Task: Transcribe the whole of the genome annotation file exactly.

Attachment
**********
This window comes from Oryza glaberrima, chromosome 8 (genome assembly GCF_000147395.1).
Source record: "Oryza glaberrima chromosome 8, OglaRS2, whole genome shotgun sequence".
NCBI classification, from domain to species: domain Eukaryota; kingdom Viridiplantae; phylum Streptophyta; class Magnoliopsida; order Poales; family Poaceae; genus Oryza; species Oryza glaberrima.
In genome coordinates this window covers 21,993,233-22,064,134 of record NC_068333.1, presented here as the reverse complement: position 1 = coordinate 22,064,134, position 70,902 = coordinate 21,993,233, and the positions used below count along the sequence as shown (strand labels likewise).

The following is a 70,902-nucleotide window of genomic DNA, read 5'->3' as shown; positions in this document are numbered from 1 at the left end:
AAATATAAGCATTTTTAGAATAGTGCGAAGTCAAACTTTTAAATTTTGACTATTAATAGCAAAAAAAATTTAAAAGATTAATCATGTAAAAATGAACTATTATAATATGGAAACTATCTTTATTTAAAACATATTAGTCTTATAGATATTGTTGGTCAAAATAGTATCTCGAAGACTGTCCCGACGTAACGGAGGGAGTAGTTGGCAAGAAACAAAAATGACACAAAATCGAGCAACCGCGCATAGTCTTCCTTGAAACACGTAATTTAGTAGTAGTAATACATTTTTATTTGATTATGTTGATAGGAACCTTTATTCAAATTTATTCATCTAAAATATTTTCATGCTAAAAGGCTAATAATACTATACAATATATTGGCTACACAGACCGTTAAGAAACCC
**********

This window comes from Oryza glaberrima, chromosome 8 (genome assembly GCF_000147395.1).
Source record: "Oryza glaberrima chromosome 8, OglaRS2, whole genome shotgun sequence".
NCBI classification, from domain to species: domain Eukaryota; kingdom Viridiplantae; phylum Streptophyta; class Magnoliopsida; order Poales; family Poaceae; genus Oryza; species Oryza glaberrima.
In genome coordinates this window covers 21,993,233-22,064,134 of record NC_068333.1, presented here as the reverse complement: position 1 = coordinate 22,064,134, position 70,902 = coordinate 21,993,233, and the positions used below count along the sequence as shown (strand labels likewise).

The following is a 70,902-nucleotide window of genomic DNA, read 5'->3' as shown; positions in this document are numbered from 1 at the left end:
AAATATAAGCATTTTTAGAATAGTGCGAAGTCAAACTTTTAAATTTTGACTATTAATAGCAAAAAAAATTTAAAAGATTAATCATGTAAAAATGAACTATTATAATATGGAAACTATCTTTATTTAAAACATATTAGTCTTATAGATATTGTTGGTCAAAATAGTATCTCGAAGACTGTCCCGACGTAACGGAGGGAGTAGTTGGCAAGAAACAAAAATGACACAAAATCGAGCAACCGCGCATAGTCTTCCTTGAAACACGTAATTTAGTAGTAGTAATACATTTTTATTTGATTATGTTGATAGGAACCTTTATTCAAATTTATTCATCTAAAATATTTTCATGCTAAAAGGCTAATAATACTATACAATATATTGGCTACACAGACCGTTAAGAAACCC